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BARCELONA

What is Barcelona's salary limit?

Barcelona, like all clubs in Spain, are constrained by the conditions of the league’s salary cap rules. They have a higher wage bill than every other club in LaLiga.

Update:
What is Barcelona's salary limit?
ALBERT GEAREUTERS

Every club in LaLiga must comply with the competition’s salary cap rules, sometimes referred to as the Registrable Squad Cost. The salary cap was implemented by current LaLiga president Javier Tebas to provide greater transparency and to make sure that clubs stayed within their own spending budgets. In essence, all clubs who on 1 July, have exceeded the limit on their specific squad costs ( which includes total wages, variables, bonuses, amortisation of player rights, social security and pension payments, compensation for termination of contracts... and so on), will not be able to register any new players for the following season until their expenditure is reduced. The salary limit is calculated by subtracting squad costs from total income - money gained from television rights, sponsorship, competition revenue, club membership fees, publicity, selling players etc. 

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Barcelona's wages bill sky rocketed

Clubs’ respective wage bills and overall spending varies from one season to the next and obviously not every club will have the same budget. That's why LaLiga introduced the so-called 4x1 rule: for every four euros gained in revenue, only one euro can be spent on the upkeep costs of maintaining a fully registered squad of players. Tebas explained it in simple layman's terms to Onda Cero: “If Barça sell a player for 100 million euros, they can only spend 25 million of that on a new player. If Barça save 10 million euros on paying a player’s wages, they will only be able to dedicate 2.5 million of that towards paying the wages of a new signing; and if Barcelona want to sign a player who had a salary of 25 million euros per season, they would need to reduce their squad spending costs by 100 million - either by selling players or reducing the overall wage bill by that amount”.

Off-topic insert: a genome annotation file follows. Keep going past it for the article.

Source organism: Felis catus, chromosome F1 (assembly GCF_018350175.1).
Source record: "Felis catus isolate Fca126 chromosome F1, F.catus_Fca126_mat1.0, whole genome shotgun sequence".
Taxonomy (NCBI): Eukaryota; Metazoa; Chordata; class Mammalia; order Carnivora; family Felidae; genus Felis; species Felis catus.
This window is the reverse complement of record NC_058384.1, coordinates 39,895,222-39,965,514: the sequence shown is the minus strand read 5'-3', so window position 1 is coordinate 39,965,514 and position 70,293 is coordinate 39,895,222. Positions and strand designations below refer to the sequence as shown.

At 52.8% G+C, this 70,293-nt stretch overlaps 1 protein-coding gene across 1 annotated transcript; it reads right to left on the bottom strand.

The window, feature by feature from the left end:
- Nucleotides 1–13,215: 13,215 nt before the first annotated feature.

By 2019, Barcelona’s first team wage bill had escalated out of control. The mean figure for player’s salaries was just over 10.4 million euros per player, their squad spending limit was 671.4 million. By the time the 2020/21 winter transfer window came around, their total squad spending costs had fallen to just over 347 million. On top of the wages bill and other outstanding debts, Barcelona were heavily affected by the economic knock-on effects of the coronavirus pandemic. Last week, president Joan Laporta revealed that the club had projected losses of around 200 million euros but the actual figure of lost revenue will be between 480 and 500 million.

"We closed last season with substantial losses, but the predictions in terms of revenue are encouraging,” he said before going on to explain that Barça’s current wage bill “represents around 95% of our income and we have exceeded the salary cap even without Messi's contract. The industry recommends that the limit should be around 65-70% so we still have a lot of work to do”.

Messi was reported to be earning somewhere between 35 and 45 million euros, after tax, per season during his final years at Barcelona. But for the club, that would suppose a total layout of 70-90 million euros - as it would include income tax, in Messi’s case, at 45% and on top of that the club would have to pay his social security contributions plus any other add-ons in his contract. Barça have already lightened the load by slashing their squad spending by around 35 million euros by offloading players including Junior Firpo, Trincão, Konrad, Todibo, Aleñá and not renewing Matheus’ contract. Even without managing to strike a new deal with Messi, a free agent, Laporta admitted in his press conference that the club may have to let other players go before Koeman's squad can be strengthened further. It's strange that the true scale of Barcelona's financial problems haven't come to light until fairly recently.

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